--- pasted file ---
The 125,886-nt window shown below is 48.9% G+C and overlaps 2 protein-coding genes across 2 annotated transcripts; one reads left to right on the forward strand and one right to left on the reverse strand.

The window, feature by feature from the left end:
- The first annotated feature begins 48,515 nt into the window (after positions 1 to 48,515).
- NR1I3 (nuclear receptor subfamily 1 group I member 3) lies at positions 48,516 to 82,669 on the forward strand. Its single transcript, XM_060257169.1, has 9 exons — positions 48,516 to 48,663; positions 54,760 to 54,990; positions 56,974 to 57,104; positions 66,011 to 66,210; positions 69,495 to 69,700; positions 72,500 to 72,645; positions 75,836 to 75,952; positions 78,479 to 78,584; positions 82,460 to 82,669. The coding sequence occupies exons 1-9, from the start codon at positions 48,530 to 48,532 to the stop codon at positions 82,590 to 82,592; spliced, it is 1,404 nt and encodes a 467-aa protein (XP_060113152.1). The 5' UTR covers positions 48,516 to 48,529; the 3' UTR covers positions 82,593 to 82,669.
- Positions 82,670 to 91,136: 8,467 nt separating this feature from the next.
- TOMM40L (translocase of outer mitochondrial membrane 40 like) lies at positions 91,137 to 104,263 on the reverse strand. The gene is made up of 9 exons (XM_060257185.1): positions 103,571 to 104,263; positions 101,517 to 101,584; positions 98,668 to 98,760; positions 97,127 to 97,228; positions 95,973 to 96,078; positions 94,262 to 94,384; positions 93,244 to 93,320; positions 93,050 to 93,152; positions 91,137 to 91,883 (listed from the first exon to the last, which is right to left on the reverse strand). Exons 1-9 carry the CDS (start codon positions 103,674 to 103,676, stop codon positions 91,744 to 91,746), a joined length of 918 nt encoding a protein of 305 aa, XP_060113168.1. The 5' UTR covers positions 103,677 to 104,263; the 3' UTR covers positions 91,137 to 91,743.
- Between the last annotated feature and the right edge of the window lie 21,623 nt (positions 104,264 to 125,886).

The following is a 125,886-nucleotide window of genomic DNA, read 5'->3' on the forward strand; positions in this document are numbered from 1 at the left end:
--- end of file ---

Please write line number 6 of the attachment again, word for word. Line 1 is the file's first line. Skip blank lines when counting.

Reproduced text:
- TOMM40L (translocase of outer mitochondrial membrane 40 like) lies at positions 91,137 to 104,263 on the reverse strand. The gene is made up of 9 exons (XM_060257185.1): positions 103,571 to 104,263; positions 101,517 to 101,584; positions 98,668 to 98,760; positions 97,127 to 97,228; positions 95,973 to 96,078; positions 94,262 to 94,384; positions 93,244 to 93,320; positions 93,050 to 93,152; positions 91,137 to 91,883 (listed from the first exon to the last, which is right to left on the reverse strand). Exons 1-9 carry the CDS (start codon positions 103,674 to 103,676, stop codon positions 91,744 to 91,746), a joined length of 918 nt encoding a protein of 305 aa, XP_060113168.1. The 5' UTR covers positions 103,677 to 104,263; the 3' UTR covers positions 91,137 to 91,743.